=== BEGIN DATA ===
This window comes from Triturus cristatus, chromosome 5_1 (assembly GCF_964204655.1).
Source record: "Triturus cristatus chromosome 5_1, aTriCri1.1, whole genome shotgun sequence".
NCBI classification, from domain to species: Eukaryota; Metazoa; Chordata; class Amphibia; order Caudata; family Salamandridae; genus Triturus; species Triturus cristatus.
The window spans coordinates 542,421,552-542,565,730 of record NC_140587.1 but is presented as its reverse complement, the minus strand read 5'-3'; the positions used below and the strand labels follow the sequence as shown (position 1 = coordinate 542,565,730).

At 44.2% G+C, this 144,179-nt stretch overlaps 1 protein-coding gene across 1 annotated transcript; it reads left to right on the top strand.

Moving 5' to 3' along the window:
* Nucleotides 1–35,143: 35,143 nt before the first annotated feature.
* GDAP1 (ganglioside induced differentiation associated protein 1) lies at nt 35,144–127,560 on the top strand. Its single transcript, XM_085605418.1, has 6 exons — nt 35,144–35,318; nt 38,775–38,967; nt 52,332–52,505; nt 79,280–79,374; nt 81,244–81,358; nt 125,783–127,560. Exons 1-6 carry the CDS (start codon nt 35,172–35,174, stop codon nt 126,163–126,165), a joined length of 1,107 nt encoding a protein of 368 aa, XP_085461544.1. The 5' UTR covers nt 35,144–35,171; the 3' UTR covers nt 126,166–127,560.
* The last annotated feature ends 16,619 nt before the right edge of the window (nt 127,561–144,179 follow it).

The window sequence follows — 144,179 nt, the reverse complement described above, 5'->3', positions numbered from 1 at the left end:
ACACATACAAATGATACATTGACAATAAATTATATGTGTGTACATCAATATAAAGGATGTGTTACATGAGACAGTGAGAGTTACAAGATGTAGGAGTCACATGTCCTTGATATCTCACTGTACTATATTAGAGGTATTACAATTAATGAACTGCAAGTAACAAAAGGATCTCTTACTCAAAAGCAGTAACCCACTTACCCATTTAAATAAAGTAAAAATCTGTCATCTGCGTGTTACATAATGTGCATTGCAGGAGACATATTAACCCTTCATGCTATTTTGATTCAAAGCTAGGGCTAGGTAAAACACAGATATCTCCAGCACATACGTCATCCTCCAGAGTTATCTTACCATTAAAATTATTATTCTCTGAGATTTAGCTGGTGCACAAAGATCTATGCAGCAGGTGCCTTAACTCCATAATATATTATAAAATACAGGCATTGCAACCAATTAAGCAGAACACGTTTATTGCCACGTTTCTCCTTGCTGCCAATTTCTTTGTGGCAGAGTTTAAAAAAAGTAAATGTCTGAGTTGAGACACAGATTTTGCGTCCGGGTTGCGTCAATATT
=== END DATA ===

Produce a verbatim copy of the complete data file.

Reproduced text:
This window comes from Triturus cristatus, chromosome 5_1 (assembly GCF_964204655.1).
Source record: "Triturus cristatus chromosome 5_1, aTriCri1.1, whole genome shotgun sequence".
NCBI classification, from domain to species: Eukaryota; Metazoa; Chordata; class Amphibia; order Caudata; family Salamandridae; genus Triturus; species Triturus cristatus.
The window spans coordinates 542,421,552-542,565,730 of record NC_140587.1 but is presented as its reverse complement, the minus strand read 5'-3'; the positions used below and the strand labels follow the sequence as shown (position 1 = coordinate 542,565,730).

At 44.2% G+C, this 144,179-nt stretch overlaps 1 protein-coding gene across 1 annotated transcript; it reads left to right on the top strand.

Moving 5' to 3' along the window:
* Nucleotides 1–35,143: 35,143 nt before the first annotated feature.
* GDAP1 (ganglioside induced differentiation associated protein 1) lies at nt 35,144–127,560 on the top strand. Its single transcript, XM_085605418.1, has 6 exons — nt 35,144–35,318; nt 38,775–38,967; nt 52,332–52,505; nt 79,280–79,374; nt 81,244–81,358; nt 125,783–127,560. Exons 1-6 carry the CDS (start codon nt 35,172–35,174, stop codon nt 126,163–126,165), a joined length of 1,107 nt encoding a protein of 368 aa, XP_085461544.1. The 5' UTR covers nt 35,144–35,171; the 3' UTR covers nt 126,166–127,560.
* The last annotated feature ends 16,619 nt before the right edge of the window (nt 127,561–144,179 follow it).

The window sequence follows — 144,179 nt, the reverse complement described above, 5'->3', positions numbered from 1 at the left end:
ACACATACAAATGATACATTGACAATAAATTATATGTGTGTACATCAATATAAAGGATGTGTTACATGAGACAGTGAGAGTTACAAGATGTAGGAGTCACATGTCCTTGATATCTCACTGTACTATATTAGAGGTATTACAATTAATGAACTGCAAGTAACAAAAGGATCTCTTACTCAAAAGCAGTAACCCACTTACCCATTTAAATAAAGTAAAAATCTGTCATCTGCGTGTTACATAATGTGCATTGCAGGAGACATATTAACCCTTCATGCTATTTTGATTCAAAGCTAGGGCTAGGTAAAACACAGATATCTCCAGCACATACGTCATCCTCCAGAGTTATCTTACCATTAAAATTATTATTCTCTGAGATTTAGCTGGTGCACAAAGATCTATGCAGCAGGTGCCTTAACTCCATAATATATTATAAAATACAGGCATTGCAACCAATTAAGCAGAACACGTTTATTGCCACGTTTCTCCTTGCTGCCAATTTCTTTGTGGCAGAGTTTAAAAAAAGTAAATGTCTGAGTTGAGACACAGATTTTGCGTCCGGGTTGCGTCAATATT